24.05.2019 | NASA/Goddard Space Flight Center

nachricht New Measurement Device: Carbon Dioxide As Geothermometer
21.05.2019 | Universität Heidelberg

All articles from Earth Sciences >>>

The most recent press releases about innovation >>>

Die letzten 5 Focus-News des innovations-reports im Überblick:

Im Focus: New studies increase confidence in NASA's measure of Earth's temperature

A new assessment of NASA's record of global temperatures revealed that the agency's estimate of Earth's long-term temperature rise in recent decades is accurate to within less than a tenth of a degree Fahrenheit, providing confidence that past and future research is correctly capturing rising surface temperatures.

The most complete assessment ever of statistical uncertainty within the GISS Surface Temperature Analysis (GISTEMP) data product shows that the annual values...

Im Focus: The geometry of an electron determined for the first time

Physicists at the University of Basel are able to show for the first time how a single electron looks in an artificial atom. A newly developed method enables them to show the probability of an electron being present in a space. This allows improved control of electron spins, which could serve as the smallest information unit in a future quantum computer. The experiments were published in Physical Review Letters and the related theory in Physical Review B.

The spin of an electron is a promising candidate for use as the smallest information unit (qubit) of a quantum computer. Controlling and switching this spin or...

Im Focus: Self-repairing batteries

UTokyo engineers develop a way to create high-capacity long-life batteries

Engineers at the University of Tokyo continually pioneer new ways to improve battery technology. Professor Atsuo Yamada and his team recently developed a...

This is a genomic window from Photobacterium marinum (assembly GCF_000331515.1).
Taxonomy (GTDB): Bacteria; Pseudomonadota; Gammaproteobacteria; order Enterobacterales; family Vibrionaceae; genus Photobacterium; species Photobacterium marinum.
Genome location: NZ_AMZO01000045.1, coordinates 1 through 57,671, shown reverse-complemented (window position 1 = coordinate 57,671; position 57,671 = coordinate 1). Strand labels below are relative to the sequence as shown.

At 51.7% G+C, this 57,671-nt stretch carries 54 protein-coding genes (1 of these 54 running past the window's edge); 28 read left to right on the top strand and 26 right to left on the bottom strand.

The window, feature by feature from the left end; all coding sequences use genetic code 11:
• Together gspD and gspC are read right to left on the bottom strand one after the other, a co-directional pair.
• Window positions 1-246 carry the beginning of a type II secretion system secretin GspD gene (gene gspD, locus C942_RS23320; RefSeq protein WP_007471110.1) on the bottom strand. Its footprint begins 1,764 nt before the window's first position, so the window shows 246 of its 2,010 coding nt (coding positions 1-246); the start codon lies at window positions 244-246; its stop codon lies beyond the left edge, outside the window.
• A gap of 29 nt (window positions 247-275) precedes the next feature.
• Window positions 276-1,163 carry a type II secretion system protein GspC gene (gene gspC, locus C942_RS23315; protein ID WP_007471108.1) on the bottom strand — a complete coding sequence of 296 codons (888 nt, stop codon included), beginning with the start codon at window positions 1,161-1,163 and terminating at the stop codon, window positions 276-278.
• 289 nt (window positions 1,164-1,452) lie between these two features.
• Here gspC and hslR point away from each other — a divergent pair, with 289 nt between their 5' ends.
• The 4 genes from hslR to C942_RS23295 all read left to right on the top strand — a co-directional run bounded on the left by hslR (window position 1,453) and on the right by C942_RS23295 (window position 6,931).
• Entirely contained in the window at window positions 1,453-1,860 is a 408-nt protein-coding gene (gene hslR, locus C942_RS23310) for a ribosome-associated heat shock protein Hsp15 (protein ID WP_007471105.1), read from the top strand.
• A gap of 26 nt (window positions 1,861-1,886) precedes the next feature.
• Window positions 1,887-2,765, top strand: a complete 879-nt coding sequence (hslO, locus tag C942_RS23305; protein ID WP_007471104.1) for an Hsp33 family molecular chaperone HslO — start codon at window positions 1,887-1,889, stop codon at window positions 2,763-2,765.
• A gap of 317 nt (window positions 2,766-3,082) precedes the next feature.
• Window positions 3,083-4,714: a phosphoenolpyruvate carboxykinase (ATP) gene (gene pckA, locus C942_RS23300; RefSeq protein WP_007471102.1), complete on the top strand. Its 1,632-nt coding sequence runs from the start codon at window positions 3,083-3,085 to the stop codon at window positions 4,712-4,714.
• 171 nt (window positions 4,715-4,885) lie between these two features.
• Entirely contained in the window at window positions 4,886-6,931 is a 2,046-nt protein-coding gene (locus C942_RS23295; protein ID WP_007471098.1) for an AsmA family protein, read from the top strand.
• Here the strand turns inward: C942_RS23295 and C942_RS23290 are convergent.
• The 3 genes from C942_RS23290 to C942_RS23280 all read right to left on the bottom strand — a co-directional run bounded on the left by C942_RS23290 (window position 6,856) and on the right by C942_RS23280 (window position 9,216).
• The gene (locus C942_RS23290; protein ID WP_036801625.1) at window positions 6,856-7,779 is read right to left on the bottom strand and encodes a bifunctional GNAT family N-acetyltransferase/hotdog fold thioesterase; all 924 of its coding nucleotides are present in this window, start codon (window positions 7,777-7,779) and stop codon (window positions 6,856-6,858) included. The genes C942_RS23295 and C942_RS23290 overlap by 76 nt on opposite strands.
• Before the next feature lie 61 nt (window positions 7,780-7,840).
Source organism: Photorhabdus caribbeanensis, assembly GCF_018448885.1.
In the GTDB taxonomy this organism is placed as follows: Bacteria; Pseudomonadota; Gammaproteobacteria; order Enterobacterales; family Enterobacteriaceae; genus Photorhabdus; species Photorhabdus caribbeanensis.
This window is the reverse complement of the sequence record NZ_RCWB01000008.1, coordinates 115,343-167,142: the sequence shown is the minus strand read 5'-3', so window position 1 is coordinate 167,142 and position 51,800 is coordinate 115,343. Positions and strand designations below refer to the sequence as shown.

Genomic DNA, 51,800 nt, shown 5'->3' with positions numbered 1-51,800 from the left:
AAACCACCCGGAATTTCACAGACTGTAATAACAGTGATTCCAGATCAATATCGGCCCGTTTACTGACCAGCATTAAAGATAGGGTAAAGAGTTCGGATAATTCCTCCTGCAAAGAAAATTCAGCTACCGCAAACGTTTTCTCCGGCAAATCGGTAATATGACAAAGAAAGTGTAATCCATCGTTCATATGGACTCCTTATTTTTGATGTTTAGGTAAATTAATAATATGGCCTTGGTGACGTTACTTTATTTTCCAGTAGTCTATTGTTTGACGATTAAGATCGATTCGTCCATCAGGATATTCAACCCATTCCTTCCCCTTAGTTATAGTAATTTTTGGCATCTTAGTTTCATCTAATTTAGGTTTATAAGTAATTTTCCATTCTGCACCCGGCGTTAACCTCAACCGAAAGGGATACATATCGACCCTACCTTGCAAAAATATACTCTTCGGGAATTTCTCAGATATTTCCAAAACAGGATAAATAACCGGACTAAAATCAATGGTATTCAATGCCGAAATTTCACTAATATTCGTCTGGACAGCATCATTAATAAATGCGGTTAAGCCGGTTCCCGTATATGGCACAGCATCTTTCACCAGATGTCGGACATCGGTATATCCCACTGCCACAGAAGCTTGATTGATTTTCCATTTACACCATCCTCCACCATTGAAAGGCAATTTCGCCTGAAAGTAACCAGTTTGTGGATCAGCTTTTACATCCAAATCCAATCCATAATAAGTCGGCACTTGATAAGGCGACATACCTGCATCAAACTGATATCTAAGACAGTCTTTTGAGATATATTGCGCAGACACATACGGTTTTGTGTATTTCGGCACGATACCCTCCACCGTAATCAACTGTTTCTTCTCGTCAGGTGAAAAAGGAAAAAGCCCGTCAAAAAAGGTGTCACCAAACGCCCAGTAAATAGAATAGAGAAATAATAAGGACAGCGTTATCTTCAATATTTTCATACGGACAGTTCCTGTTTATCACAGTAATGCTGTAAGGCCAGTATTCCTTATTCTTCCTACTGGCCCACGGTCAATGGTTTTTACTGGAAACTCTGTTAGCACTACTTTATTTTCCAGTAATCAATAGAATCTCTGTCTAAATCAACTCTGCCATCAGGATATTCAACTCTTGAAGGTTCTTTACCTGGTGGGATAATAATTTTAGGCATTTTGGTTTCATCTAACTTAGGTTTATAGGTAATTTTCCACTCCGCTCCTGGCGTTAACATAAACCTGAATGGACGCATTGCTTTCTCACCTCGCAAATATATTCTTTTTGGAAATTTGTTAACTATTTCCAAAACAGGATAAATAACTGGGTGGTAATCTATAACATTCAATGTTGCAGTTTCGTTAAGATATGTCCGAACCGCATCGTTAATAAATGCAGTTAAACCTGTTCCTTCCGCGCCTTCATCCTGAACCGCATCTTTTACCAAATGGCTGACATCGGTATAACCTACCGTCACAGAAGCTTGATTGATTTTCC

Im Focus: Quantum Cloud Computing with Self-Check

With a quantum coprocessor in the cloud, physicists from Innsbruck, Austria, open the door to the simulation of previously unsolvable problems in chemistry, materials research or high-energy physics. The research groups led by Rainer Blatt and Peter Zoller report in the journal Nature how they simulated particle physics phenomena on 20 quantum bits and how the quantum simulator self-verified the result for the first time.

Many scientists are currently working on investigating how quantum advantage can be exploited on hardware already available today. Three years ago, physicists...

Im Focus: Accelerating quantum technologies with materials processing at the atomic scale

'Quantum technologies' utilise the unique phenomena of quantum superposition and entanglement to encode and process information, with potentially profound benefits to a wide range of information technologies from communications to sensing and computing.

However a major challenge in developing these technologies is that the quantum phenomena are very fragile, and only a handful of physical systems have been...

All Focus news of the innovation-report >>>

Anzeige

Anzeige

VideoLinks
Industry & Economy
Event News

SEMANTiCS 2019 brings together industry leaders and data scientists in Karlsruhe

29.04.2019 | Event News

Revered mathematicians and computer scientists converge with 200 young researchers in Heidelberg!

17.04.2019 | Event News

First dust conference in the Central Asian part of the earth’s dust belt

15.04.2019 | Event News

 
Latest News

On Mars, sands shift to a different drum

24.05.2019 | Physics and Astronomy

Piedmont Atlanta first in Georgia to offer new minimally invasive treatment for emphysema

24.05.2019 | Medical Engineering

Chemical juggling with three particles

24.05.2019 | Life Sciences

VideoLinks
Science & Research
Overview of more VideoLinks >>>